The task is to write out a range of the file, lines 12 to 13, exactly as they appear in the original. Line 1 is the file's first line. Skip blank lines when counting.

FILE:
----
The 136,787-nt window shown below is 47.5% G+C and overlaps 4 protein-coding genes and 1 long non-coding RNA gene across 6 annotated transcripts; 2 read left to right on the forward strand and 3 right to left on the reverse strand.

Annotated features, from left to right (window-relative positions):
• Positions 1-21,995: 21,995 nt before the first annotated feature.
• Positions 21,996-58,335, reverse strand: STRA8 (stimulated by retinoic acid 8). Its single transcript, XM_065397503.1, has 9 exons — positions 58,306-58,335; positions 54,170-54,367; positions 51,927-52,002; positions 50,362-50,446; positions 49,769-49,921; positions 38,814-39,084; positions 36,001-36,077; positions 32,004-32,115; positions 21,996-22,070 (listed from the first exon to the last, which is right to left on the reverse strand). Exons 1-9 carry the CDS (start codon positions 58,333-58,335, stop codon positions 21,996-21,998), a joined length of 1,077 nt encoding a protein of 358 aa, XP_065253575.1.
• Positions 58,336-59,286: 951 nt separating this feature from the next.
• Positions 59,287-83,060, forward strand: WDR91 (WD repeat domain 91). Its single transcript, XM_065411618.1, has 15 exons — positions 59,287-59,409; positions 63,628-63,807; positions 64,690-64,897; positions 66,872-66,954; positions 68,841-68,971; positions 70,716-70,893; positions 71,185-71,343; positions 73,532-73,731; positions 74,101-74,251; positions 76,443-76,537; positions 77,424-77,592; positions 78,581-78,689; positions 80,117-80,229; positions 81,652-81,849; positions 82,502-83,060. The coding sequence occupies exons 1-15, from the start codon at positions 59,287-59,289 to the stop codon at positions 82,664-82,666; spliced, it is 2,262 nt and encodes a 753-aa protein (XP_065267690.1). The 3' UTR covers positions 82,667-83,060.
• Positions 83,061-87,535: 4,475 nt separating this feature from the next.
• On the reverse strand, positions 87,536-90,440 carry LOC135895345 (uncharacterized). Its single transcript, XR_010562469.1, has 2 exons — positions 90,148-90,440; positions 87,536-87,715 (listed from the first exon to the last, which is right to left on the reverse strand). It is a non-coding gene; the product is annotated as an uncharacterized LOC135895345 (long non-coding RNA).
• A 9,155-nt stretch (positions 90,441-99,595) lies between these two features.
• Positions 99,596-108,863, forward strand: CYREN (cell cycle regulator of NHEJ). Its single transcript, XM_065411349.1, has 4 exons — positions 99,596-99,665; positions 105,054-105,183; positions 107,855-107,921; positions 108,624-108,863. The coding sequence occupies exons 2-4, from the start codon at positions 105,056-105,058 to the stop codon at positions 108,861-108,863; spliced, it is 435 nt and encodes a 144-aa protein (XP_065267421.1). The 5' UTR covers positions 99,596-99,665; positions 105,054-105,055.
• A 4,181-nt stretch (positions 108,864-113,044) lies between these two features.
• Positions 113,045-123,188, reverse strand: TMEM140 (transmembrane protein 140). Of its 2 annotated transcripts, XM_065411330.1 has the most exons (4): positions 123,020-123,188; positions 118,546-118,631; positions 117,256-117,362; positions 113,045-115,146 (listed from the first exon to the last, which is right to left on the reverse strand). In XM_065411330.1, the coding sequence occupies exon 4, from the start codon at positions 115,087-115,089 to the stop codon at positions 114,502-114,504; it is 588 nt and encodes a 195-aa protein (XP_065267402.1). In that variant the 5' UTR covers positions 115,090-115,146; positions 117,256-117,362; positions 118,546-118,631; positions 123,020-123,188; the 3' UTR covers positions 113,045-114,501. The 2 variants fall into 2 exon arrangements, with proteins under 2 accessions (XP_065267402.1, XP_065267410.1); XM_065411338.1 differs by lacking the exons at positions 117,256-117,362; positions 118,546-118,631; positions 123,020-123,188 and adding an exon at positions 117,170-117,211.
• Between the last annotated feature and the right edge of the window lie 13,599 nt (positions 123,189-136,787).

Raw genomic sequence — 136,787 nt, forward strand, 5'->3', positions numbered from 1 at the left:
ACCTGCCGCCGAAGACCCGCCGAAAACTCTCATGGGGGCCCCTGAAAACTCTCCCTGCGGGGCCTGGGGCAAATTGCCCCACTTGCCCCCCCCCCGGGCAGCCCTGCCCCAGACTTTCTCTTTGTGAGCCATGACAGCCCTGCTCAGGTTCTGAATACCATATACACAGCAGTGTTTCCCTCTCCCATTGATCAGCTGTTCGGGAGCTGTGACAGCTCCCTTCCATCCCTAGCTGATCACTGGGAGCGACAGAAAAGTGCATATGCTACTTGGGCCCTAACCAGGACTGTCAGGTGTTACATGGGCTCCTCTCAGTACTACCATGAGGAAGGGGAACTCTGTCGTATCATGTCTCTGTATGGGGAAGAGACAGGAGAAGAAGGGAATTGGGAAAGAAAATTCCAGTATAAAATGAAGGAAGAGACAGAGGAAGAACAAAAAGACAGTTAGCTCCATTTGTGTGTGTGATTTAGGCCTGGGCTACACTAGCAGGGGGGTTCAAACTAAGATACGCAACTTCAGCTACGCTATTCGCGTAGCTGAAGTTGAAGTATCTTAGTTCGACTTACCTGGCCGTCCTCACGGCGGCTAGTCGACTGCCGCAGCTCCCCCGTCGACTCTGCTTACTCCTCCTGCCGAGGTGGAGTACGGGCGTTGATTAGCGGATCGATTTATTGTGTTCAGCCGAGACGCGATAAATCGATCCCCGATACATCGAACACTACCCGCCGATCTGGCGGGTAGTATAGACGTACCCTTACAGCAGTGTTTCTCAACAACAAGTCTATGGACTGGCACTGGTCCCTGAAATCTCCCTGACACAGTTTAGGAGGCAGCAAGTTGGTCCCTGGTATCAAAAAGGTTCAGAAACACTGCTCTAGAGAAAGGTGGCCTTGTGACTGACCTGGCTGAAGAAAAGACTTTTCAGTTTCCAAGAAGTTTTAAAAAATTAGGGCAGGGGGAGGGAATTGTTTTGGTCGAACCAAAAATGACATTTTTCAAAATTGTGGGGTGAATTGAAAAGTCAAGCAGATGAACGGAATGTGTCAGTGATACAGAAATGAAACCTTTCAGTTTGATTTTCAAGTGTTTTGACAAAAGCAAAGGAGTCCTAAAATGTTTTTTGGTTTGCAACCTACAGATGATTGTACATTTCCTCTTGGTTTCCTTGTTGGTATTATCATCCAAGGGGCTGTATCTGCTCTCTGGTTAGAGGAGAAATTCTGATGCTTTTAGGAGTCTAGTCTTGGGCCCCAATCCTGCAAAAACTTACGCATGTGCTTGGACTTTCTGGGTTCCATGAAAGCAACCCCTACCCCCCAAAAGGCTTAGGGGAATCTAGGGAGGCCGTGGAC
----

• Positions 113,045-123,188, reverse strand: TMEM140 (transmembrane protein 140). Of its 2 annotated transcripts, XM_065411330.1 has the most exons (4): positions 123,020-123,188; positions 118,546-118,631; positions 117,256-117,362; positions 113,045-115,146 (listed from the first exon to the last, which is right to left on the reverse strand). In XM_065411330.1, the coding sequence occupies exon 4, from the start codon at positions 115,087-115,089 to the stop codon at positions 114,502-114,504; it is 588 nt and encodes a 195-aa protein (XP_065267402.1). In that variant the 5' UTR covers positions 115,090-115,146; positions 117,256-117,362; positions 118,546-118,631; positions 123,020-123,188; the 3' UTR covers positions 113,045-114,501. The 2 variants fall into 2 exon arrangements, with proteins under 2 accessions (XP_065267402.1, XP_065267410.1); XM_065411338.1 differs by lacking the exons at positions 117,256-117,362; positions 118,546-118,631; positions 123,020-123,188 and adding an exon at positions 117,170-117,211.
• Between the last annotated feature and the right edge of the window lie 13,599 nt (positions 123,189-136,787).